Also: More development planned for the boulevard.
The RaceTrac convenience store at 1421 N. U.S. 1, near the Interstate 95 interchange, could get a makeover plus added food offerings if their requested Planned Business Development is approved by the city. The Planning Board recommended approval at their Feb. 9 meeting with the exception of one wall-sign request. The City Commission will hear the request at an upcoming meeting.
“They are looking to renovate and update the building,” said Senior Planner Steve Spraker.
The company is requesting additional wall and canopy signage. The plans include additional landscaping and adding 400 square feet to the building plus outdoor seating for dining. New offerings would include frozen yogurt, pizza, made-to-order sandwiches, smoothies and coffee. The exterior walls would be exterior would be stacked stone.
The building is 16 years old and it would get a total facelift, according to Tom Sullivan, representing Race Trac.
The company wants to keep the canopy striping, which is not allowed in city code. The gas station was in the country prior to being annexed.
Race Trac representatives say canopy signs and striping are necessary because the heavy landscaping prevents the station from being seen by people entering or leaving the city on U.S. 1. Striping and signs on gas station canopies can be allowed as variances in a Planned Business Developments.
“That station is looking sad and tarnished and this will be an improvement to the corridor,” said Board Member Al Jorczak.
The Planning Board voted to recommend approval of the design plan, with the exception of a sign on the north wall. Detailed drawings can be seen in the Planning Board agenda packet for the Feb. 10 meeting.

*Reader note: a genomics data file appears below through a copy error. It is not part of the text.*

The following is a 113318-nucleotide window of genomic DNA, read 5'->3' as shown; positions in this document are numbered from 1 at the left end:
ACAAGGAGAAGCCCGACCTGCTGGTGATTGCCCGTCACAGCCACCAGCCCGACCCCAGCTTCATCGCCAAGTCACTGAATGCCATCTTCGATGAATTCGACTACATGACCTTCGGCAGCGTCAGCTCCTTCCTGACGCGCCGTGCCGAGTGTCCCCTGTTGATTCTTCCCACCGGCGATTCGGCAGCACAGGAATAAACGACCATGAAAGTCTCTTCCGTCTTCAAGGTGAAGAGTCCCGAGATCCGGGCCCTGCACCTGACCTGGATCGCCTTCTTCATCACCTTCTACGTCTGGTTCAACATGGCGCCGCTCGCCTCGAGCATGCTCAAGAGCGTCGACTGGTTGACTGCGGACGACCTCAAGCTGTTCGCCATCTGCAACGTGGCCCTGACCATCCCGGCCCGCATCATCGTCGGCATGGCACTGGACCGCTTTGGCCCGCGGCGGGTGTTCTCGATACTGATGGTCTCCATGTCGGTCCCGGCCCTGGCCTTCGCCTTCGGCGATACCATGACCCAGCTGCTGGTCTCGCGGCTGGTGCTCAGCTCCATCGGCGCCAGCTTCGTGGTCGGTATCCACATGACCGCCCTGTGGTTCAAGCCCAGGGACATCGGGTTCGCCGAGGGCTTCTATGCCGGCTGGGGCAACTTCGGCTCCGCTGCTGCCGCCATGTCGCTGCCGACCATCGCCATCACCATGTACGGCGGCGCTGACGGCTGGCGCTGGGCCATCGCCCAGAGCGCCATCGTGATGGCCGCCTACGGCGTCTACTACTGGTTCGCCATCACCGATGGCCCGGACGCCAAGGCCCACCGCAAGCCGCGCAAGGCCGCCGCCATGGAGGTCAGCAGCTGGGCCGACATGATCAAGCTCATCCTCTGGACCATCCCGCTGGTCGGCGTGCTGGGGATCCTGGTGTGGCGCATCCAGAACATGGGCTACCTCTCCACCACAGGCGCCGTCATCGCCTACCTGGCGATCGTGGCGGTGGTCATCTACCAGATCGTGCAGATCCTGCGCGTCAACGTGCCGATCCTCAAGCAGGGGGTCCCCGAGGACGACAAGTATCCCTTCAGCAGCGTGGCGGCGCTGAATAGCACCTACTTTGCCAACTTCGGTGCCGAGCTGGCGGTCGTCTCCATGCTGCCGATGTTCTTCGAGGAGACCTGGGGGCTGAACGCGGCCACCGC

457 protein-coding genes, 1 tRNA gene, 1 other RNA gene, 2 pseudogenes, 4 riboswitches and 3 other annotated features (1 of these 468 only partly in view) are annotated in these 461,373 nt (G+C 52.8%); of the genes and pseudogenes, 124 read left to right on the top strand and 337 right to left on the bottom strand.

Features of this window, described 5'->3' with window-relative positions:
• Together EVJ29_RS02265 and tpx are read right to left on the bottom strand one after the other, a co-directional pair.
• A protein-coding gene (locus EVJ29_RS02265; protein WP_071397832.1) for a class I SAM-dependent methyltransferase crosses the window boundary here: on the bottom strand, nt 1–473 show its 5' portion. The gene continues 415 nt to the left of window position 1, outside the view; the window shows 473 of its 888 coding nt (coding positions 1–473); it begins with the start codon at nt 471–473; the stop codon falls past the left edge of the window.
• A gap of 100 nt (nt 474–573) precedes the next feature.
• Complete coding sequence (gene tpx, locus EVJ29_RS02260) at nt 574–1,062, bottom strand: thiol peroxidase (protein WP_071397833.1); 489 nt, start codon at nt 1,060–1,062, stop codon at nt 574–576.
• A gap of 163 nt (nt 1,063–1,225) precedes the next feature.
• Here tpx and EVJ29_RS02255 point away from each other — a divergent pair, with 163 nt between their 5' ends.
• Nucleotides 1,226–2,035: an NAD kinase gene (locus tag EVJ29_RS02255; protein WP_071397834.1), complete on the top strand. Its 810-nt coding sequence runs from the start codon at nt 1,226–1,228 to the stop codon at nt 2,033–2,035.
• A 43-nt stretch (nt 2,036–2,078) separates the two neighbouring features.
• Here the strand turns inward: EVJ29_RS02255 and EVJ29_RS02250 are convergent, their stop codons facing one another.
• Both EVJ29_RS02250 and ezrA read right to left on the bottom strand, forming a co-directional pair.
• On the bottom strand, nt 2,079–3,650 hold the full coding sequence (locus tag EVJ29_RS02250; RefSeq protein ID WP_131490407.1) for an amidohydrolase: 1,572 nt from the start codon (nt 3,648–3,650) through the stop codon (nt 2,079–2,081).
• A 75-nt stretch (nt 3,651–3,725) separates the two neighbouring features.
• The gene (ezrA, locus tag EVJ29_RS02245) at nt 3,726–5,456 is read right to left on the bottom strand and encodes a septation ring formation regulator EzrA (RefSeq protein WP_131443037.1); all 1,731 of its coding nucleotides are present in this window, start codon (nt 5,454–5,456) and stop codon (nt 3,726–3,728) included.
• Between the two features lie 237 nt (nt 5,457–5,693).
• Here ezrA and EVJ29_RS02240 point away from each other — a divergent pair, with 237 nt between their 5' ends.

Board Member Pat Behnke voted no, saying she would like to see a more detailed plan for the landscaping.
Commercial development eyed for West Granada
Development could be coming to the now-wooded lot east of the Church of the Holy Child, 1225 W. Granada Blvd.
Last year, Holub Development Co. bought a parcel of land on the west side of the property to square off a parcel the company owns and make commercial development more viable. No plans were announced for any development.
Now, something similar could happen on the east side of the church. At the Feb. 9 Planning Board meeting, Roger Strcula, of P.E. Upham Inc., representing the church, asked the Planning Board for a land use amendment for a small parcel, .38 acre, on the east side of the church.
The land to the east of the small parcel is owned by Amsouth Bank, according to property records. There was a site plan submitted for a bank on the lot at one time but it was never developed.
At the Planning Board meeting, Strcula said the small parcel would be needed for an entrance to any commercial development, because it would be far enough away from the intersection of Old Tomoka Road and West Granada Boulevard.
Board Member Pat Behnke pointed out the “Pirana Grille” billboard on the site, saying a billboard had been at that location for 30 years.
Strcula said it would be removed.
The Church of the Holy Child would not be affected by a transfer of the property. A representative of the church at the meeting said they purposely notched around their “ministry tree.”
The City Commission will hear the matter at their March 20 and April 5 meetings.